Review the intention: what do we expect to learn or make together?
We wished to make Handbook v4, improving on v3 following feedback.
As a stratagem, we worked on a conference presentation for Anticipation and a follow-up journal paper for Futures (which is now reaching maturity). We've also gotten feedback that a "dashboard" could be more useful than a Handbook for some readers!
We now have a developing plan for v4, and supporting materials, so one question is what we're going to do with it.
Establish what is happening: what and how are we learning?
For one thing, we have to decide whether we actually do want to write v4 of the Handbook (and if so, what a practical direction for that work would be).
Apart from the Futures paper we've got these other things going on:
Charlotte Pierce is heading up a new Peeragogy podcast, with ≈27 episodes planned, to build new collaborations, and to discuss and develop draft material.
Joe Corneli submitted a course on “Transdisciplinary Design” for online presentation at the Tufts Experimental College: it is currently under review.
Howard Rheingold and Sam Rose are rebuilding the Social Media Classroom which hosted our work on PHv1: we can use this and help shape its further development.
Stephan Kreutzer is building custom hypertext interfaces that we intend to use to gather and assemble the components of PHv4 (and other inputs to the project, like PARs).
We are experimenting with various other media for coauthoring and engagement with the material (possibly related to discussions at MetaCAugs and CICOlab, but this is TBD)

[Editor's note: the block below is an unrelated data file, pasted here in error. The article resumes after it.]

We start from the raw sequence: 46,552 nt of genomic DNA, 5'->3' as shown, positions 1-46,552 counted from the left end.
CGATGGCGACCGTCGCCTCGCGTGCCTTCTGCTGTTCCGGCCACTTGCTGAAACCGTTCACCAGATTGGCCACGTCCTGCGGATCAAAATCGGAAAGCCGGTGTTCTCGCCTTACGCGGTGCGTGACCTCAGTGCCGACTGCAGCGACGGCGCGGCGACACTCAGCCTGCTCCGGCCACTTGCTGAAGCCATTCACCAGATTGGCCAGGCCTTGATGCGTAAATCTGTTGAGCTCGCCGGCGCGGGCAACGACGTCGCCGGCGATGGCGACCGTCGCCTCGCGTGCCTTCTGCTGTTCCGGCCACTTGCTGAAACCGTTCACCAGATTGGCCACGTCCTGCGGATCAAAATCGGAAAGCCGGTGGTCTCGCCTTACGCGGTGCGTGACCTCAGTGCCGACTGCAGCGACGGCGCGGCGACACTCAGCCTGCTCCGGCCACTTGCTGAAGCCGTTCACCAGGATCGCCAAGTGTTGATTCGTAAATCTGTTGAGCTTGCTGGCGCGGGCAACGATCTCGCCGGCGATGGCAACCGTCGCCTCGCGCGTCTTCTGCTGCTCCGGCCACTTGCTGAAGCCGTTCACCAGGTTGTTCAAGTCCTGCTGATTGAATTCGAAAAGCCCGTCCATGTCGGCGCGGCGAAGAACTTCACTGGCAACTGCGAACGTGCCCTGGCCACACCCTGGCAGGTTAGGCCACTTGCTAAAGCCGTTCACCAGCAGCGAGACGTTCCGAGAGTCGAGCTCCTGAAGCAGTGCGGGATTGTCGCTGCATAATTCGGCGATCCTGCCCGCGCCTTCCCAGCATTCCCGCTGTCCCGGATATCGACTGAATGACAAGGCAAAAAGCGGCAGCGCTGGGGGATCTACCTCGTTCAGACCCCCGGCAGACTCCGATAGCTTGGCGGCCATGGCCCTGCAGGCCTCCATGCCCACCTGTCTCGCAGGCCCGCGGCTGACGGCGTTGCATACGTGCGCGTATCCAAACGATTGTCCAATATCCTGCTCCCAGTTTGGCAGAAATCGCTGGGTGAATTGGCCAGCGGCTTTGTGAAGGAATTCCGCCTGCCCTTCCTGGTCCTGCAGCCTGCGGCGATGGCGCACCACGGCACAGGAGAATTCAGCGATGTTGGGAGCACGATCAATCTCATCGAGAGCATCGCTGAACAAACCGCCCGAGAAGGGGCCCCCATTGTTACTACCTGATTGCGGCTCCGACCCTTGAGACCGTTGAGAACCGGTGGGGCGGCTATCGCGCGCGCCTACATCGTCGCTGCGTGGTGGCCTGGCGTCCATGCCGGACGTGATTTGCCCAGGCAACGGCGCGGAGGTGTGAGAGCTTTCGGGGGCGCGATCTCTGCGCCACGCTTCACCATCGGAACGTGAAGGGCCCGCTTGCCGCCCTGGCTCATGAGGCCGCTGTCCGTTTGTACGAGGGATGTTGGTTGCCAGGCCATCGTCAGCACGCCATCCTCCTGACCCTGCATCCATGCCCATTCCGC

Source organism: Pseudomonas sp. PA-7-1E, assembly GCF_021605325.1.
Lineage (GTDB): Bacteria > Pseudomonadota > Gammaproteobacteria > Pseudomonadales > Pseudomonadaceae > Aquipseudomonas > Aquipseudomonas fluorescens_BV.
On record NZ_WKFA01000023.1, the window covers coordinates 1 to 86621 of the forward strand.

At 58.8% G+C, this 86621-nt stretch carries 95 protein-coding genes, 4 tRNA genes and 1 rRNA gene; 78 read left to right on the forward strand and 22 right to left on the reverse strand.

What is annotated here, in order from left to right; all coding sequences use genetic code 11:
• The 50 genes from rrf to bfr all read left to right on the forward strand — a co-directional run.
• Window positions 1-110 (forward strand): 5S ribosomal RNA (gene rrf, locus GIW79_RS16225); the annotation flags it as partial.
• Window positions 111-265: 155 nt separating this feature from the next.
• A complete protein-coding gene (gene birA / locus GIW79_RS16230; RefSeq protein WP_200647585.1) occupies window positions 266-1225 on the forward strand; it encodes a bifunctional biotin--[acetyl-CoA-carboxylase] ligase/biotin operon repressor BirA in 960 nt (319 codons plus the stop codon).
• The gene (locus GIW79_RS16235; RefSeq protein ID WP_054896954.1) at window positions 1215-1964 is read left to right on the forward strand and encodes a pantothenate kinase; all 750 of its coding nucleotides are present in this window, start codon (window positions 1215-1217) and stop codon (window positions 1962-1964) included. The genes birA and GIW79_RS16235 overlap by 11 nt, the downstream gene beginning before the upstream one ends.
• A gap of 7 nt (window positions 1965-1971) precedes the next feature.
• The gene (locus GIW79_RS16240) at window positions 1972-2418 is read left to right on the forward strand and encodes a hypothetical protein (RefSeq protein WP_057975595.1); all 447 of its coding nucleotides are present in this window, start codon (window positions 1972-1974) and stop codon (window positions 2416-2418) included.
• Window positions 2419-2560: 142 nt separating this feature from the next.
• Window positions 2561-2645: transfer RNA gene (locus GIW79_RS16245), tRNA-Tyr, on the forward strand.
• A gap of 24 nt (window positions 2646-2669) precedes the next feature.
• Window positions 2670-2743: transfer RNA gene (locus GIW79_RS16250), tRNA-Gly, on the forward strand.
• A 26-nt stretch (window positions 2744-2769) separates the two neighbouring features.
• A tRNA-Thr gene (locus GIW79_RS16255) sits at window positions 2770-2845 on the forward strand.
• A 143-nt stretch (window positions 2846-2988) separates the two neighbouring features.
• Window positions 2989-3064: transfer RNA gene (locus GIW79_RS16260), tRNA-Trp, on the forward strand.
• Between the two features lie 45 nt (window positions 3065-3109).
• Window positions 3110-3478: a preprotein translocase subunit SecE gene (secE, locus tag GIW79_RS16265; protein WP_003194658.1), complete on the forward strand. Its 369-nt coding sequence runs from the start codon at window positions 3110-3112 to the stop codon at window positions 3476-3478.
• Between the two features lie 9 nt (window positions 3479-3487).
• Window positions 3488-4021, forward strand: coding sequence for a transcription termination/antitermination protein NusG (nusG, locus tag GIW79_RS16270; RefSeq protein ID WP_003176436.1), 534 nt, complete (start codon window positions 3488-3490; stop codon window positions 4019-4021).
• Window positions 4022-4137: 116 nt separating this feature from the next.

What are some different perspectives on what’s happening?
Joe: I asked a friend of mine to review the latest draft of my NYPL fellowship proposal outlining a v4 proposal. Here are some of his comments:
"It could be just my own limitations, but I can't really understand what the Handbook actually is or what it does."
"I think if you start a little more philosophically, a little more abstractly, even, you get them on your side right away."
"I don't think you can assume everyone is as conversant in tech and pedagogy as you, at least not in the advanced and avant garde way that you are."
"Section 3 'Section Outline' can go ... Just focus on explaining the Handbook to someone who has never heard of such a thing."
"Say more about how exactly the archives and resources at the NYPL will do this to make the Handbook even better."
In short, I think it's really not yet clear to a smart person (from what I wrote) who is not affiliated with the project why we do what we do. ... Maybe we don't even have that clear in our own heads yet... yikes!
However, here's something we surfaced recently that seemed like the "why" of the Futures paper:
« Under the right circumstances, participants in a collaborative process can develop an articulate understanding of the constraints they face, and unlock heretofore unthought of solutions. For example, Ariyaratne (1977) tells the story of a rural group who, after 15 years of bureaucratic deadlock, was able to quickly complete an important construction project without outside investment. We are interested in understanding how this kind of breakthrough happens. To explore this theme, we will consider several different settings in which people develop informal future-oriented languages. As dialogue gives participants new ways to articulate and develop their thinking together, problems become easier to understand and resolve. »